Table of Contents

  • Introduction
  • Toronto Statistics
  • Predicting the Greensboro Meta
  • Tier 1 and Tier 2 contenders
  • Closing



As I stated last week in the my expanded article, the format was likely to experience some drastic changes from Dallas regionals to Toronto regionals with the release of Team Up and the banning of Lusamine and DelinquentThe top 32 of Toronto was made up of 14 different archetypes, none of which being Zoro Toad / Zoro Control which is largely the combined result of Lusamine being banned and PikaRom being an aggressive deck that can overwhelm control variants. The meta shifts brought by Night March no longer being kept in check by Seismitoad-EX and Trevenant having a field of favorable matchups against fighting type variants definitely has players frazzled for Greensboro this weekend. In this article I unfortunately do not have the one definitive play for you, but I do have statistics, explanation of the meta shift and predictions for the next shift, and reasoning to help you choose from a pool of solid choices that should all see some range of success at the tournament.


First I have some interesting numbers for anyone who did not read into the Toronto decks and lists on their own.


  • 10/32 decks in day 2 had at least 1 Wobbuffet (Bide Barricade) in their lists. This card can be devastating to any opponent that wanted to use a card like Shaymin-EX to start drawing cards, but is especially powerful versus turbo decks like PikaRomArchie’s Blastoise, and Rayquaza-GX.
  • Only 3/32 decks in day 2 included Oricorio GRI 56 in their lists. This is a direct Night March counter and was omitted in every Zoroark-GX variant in day 2.
  • 16/358 decks entered into Day 1 were Trevenant, 10 of those 16 Trevenant players made Day 2, and 4 of those 10 made Top 8.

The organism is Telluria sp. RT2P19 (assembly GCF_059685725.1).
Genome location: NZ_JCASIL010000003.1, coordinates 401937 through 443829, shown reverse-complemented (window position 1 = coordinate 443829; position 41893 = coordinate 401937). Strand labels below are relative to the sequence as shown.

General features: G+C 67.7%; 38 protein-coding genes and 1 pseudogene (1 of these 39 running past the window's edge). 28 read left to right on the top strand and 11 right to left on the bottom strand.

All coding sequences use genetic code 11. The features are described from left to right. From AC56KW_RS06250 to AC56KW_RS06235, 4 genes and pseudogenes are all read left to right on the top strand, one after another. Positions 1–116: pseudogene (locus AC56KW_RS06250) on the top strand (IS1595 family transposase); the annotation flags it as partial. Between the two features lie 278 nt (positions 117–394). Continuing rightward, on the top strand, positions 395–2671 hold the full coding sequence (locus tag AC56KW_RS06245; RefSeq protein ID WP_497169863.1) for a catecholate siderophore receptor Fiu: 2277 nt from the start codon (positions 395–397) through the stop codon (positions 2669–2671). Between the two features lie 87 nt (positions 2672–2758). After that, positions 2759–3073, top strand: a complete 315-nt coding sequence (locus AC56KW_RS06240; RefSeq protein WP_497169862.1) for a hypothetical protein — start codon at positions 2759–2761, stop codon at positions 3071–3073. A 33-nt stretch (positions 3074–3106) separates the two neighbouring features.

• Out of 43 PikaRom and 38 Archie’s Blastoise that entered day 1, only one of each made day 2.



I fully expect a diverse meta similar to Toronto’s day 1 meta except less Fighting decks to counter PikaRom. Looking at the Day 1 meta share provided by, I count 76 Fighting Type decks made up of Lucario-GX variants, Hitmonchan WobbuffetBuzzwole FLI Garbodor GRIBuzzwole/Lycanroc, and misc. Buzzwole decks. So although Trevenant has a poor matchup to Pikarom which was the most popular deck, there were an abundance of favorable matchups against the fighting type variants and also against the Night Marches that showed up. Because of PikaRom’s underwhelming performance and Trevenant’s overwhelming performance, I fully expect this to influence players to look away from fighting variants.

I expect the three most popular decks at Greensboro Regionals to be Zoroark Garbodor, Archie’s Blastoise, and PikaRom. If I am putting these three decks individually in the neighborhood of 10%-15% each, I would predict that Trevenant, Hitmontop Wobbuffet, Night March, Drampa Garbodor, and Lucario-GX/Buzzwole take up around 3%-8% of the day 1 meta each.

I have to come to terms with this being a volatile meta, and I believe the best plan is to choose the deck you feel has the potential to beat most things and take one or two losses along the way. I would not be surprised if I play against 7-9 different decks day 1, so I want to play a consistent deck that has a nice spread of 50/50s and favorables with as few unfavorable matchups as possible. I currently do not see a way to avoid having unfavorable matchups, there are just too many decks.



This is the deck that I would personally love to say is the best choice for the tournament, but I currently cannot say that with confidence. Although Zoro Garb is a versatile deck both when building it and when playing it, the power creep of Tag Team Pokemon are forcing Zoro Garb to either take additional bad matchups or cut consistency cards to tech out the list. In the Dallas Regionals meta I evaluated Zoroark Garbodor as a deck with several 50/50 matchups and several 60/40 or better matchups with little to no poor matchups that a tech could not fix. In our current meta, I would bump all of that down by about 10 percent: several 40/60 – 45/55 matchups that are winnable but unfavored, a few 50/50 – slightly favored matchups, and some very unfavored matchups that 1 to 2 techs can bring to the 45/55 – 50/50 range.